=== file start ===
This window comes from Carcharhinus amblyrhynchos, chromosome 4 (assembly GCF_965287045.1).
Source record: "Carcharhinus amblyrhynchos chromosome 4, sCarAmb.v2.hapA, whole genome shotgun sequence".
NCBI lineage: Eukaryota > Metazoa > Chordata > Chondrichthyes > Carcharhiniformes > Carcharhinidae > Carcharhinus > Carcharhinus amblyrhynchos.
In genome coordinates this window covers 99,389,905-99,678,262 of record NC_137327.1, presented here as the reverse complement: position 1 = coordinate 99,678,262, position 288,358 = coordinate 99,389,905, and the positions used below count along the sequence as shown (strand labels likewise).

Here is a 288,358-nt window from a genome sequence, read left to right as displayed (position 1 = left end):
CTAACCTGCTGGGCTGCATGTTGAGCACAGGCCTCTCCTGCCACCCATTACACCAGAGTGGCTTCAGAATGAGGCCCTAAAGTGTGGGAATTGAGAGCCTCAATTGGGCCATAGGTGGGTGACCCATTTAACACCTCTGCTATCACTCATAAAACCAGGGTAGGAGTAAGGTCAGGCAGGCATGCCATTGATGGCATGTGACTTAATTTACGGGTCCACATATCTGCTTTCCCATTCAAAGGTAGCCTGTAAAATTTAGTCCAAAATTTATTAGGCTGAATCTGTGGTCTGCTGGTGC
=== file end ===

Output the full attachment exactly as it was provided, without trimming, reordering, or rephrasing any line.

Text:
This window comes from Carcharhinus amblyrhynchos, chromosome 4 (assembly GCF_965287045.1).
Source record: "Carcharhinus amblyrhynchos chromosome 4, sCarAmb.v2.hapA, whole genome shotgun sequence".
NCBI lineage: Eukaryota > Metazoa > Chordata > Chondrichthyes > Carcharhiniformes > Carcharhinidae > Carcharhinus > Carcharhinus amblyrhynchos.
In genome coordinates this window covers 99,389,905-99,678,262 of record NC_137327.1, presented here as the reverse complement: position 1 = coordinate 99,678,262, position 288,358 = coordinate 99,389,905, and the positions used below count along the sequence as shown (strand labels likewise).

Here is a 288,358-nt window from a genome sequence, read left to right as displayed (position 1 = left end):
CTAACCTGCTGGGCTGCATGTTGAGCACAGGCCTCTCCTGCCACCCATTACACCAGAGTGGCTTCAGAATGAGGCCCTAAAGTGTGGGAATTGAGAGCCTCAATTGGGCCATAGGTGGGTGACCCATTTAACACCTCTGCTATCACTCATAAAACCAGGGTAGGAGTAAGGTCAGGCAGGCATGCCATTGATGGCATGTGACTTAATTTACGGGTCCACATATCTGCTTTCCCATTCAAAGGTAGCCTGTAAAATTTAGTCCAAAATTTATTAGGCTGAATCTGTGGTCTGCTGGTGC